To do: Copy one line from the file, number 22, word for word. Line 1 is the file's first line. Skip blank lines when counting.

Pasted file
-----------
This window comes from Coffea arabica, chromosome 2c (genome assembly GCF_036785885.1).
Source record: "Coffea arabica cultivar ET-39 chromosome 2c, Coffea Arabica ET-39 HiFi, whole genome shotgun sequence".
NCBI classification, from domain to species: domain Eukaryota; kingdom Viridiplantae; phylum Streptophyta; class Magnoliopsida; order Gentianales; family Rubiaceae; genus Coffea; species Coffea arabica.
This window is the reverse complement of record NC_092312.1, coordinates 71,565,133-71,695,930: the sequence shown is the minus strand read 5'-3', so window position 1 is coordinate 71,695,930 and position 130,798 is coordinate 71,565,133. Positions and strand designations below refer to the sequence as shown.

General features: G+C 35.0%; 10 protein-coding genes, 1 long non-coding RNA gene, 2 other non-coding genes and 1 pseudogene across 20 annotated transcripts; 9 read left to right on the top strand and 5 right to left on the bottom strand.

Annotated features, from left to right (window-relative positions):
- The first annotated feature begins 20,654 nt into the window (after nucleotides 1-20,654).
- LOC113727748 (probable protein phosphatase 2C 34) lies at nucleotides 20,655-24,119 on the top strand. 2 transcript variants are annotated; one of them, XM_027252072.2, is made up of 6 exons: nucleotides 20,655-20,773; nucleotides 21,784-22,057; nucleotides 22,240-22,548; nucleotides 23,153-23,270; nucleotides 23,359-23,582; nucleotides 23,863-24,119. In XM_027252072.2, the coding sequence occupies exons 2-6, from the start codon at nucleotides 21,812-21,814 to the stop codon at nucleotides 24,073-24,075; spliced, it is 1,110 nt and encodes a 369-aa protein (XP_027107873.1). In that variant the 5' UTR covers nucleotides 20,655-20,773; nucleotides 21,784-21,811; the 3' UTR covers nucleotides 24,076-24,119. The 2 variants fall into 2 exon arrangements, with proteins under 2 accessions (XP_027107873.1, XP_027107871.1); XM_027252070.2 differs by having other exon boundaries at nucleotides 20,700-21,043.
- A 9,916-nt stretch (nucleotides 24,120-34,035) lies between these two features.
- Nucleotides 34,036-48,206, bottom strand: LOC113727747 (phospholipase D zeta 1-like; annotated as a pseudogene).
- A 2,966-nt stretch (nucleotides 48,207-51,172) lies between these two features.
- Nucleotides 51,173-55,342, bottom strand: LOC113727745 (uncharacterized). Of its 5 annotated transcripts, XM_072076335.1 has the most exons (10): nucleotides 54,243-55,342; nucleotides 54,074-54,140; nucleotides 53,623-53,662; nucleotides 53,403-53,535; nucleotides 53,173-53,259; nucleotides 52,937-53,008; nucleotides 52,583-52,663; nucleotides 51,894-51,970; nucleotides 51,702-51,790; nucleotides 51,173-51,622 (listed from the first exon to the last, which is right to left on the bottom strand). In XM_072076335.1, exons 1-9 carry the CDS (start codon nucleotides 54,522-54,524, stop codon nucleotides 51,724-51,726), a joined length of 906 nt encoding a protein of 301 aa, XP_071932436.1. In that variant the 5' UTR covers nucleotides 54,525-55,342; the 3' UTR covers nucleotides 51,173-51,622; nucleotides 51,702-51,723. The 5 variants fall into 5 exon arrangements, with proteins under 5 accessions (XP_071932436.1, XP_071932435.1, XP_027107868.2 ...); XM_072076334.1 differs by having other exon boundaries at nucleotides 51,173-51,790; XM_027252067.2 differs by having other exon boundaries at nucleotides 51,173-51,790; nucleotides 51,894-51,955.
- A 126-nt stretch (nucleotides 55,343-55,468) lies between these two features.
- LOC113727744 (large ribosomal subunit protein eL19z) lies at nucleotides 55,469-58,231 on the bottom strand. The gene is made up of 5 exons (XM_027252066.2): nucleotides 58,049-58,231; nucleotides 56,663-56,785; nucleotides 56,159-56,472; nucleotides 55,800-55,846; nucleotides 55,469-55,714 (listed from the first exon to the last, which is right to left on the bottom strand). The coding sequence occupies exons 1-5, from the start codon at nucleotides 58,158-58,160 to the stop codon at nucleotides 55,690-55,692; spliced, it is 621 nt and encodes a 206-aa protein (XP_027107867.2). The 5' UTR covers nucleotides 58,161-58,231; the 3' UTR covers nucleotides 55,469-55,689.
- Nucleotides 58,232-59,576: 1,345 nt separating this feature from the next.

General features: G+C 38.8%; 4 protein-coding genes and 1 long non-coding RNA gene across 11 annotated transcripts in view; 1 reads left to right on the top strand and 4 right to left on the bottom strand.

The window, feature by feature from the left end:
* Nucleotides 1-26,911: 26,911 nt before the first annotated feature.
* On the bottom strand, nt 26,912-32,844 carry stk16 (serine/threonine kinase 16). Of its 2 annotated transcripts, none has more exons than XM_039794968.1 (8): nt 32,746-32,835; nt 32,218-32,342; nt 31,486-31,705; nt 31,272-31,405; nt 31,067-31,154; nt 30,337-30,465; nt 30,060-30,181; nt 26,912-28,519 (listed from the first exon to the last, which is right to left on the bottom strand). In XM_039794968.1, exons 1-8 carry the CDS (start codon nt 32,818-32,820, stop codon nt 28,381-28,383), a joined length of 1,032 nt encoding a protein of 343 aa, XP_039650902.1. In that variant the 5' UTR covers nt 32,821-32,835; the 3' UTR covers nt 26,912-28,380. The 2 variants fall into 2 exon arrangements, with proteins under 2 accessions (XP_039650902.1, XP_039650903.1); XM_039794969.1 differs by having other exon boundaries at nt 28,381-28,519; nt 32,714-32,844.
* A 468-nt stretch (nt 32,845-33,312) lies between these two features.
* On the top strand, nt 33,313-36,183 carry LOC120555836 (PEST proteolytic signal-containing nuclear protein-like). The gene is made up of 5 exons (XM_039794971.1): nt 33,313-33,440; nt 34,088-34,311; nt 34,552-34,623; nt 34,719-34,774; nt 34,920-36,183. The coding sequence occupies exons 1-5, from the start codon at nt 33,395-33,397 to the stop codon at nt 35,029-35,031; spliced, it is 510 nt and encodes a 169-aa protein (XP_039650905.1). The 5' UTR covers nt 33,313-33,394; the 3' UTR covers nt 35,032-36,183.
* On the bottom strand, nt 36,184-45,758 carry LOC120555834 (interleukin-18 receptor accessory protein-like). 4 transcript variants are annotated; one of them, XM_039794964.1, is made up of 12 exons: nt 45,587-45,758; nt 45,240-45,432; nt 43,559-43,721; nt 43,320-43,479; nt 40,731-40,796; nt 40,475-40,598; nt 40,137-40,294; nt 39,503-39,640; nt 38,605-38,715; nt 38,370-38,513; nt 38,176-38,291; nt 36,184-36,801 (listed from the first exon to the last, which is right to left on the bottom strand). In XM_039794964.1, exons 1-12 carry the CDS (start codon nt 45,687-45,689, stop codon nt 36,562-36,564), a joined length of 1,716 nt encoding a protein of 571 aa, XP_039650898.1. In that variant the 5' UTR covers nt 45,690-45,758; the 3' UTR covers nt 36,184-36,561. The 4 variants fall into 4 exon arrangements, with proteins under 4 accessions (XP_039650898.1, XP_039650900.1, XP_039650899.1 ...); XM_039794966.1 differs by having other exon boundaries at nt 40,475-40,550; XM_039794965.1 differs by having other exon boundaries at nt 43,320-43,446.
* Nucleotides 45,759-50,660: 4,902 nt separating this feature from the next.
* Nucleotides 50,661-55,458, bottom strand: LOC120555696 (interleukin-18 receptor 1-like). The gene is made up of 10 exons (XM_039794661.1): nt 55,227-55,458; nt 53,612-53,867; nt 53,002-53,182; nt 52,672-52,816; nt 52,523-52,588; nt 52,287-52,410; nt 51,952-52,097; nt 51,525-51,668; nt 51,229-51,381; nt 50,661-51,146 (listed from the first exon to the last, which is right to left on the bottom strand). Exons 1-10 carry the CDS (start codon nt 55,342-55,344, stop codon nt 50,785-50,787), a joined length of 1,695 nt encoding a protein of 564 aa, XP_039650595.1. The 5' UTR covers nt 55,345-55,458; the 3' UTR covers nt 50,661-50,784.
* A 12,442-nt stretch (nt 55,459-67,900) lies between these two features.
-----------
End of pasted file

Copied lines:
* On the bottom strand, nt 36,184-45,758 carry LOC120555834 (interleukin-18 receptor accessory protein-like). 4 transcript variants are annotated; one of them, XM_039794964.1, is made up of 12 exons: nt 45,587-45,758; nt 45,240-45,432; nt 43,559-43,721; nt 43,320-43,479; nt 40,731-40,796; nt 40,475-40,598; nt 40,137-40,294; nt 39,503-39,640; nt 38,605-38,715; nt 38,370-38,513; nt 38,176-38,291; nt 36,184-36,801 (listed from the first exon to the last, which is right to left on the bottom strand). In XM_039794964.1, exons 1-12 carry the CDS (start codon nt 45,687-45,689, stop codon nt 36,562-36,564), a joined length of 1,716 nt encoding a protein of 571 aa, XP_039650898.1. In that variant the 5' UTR covers nt 45,690-45,758; the 3' UTR covers nt 36,184-36,561. The 4 variants fall into 4 exon arrangements, with proteins under 4 accessions (XP_039650898.1, XP_039650900.1, XP_039650899.1 ...); XM_039794966.1 differs by having other exon boundaries at nt 40,475-40,550; XM_039794965.1 differs by having other exon boundaries at nt 43,320-43,446.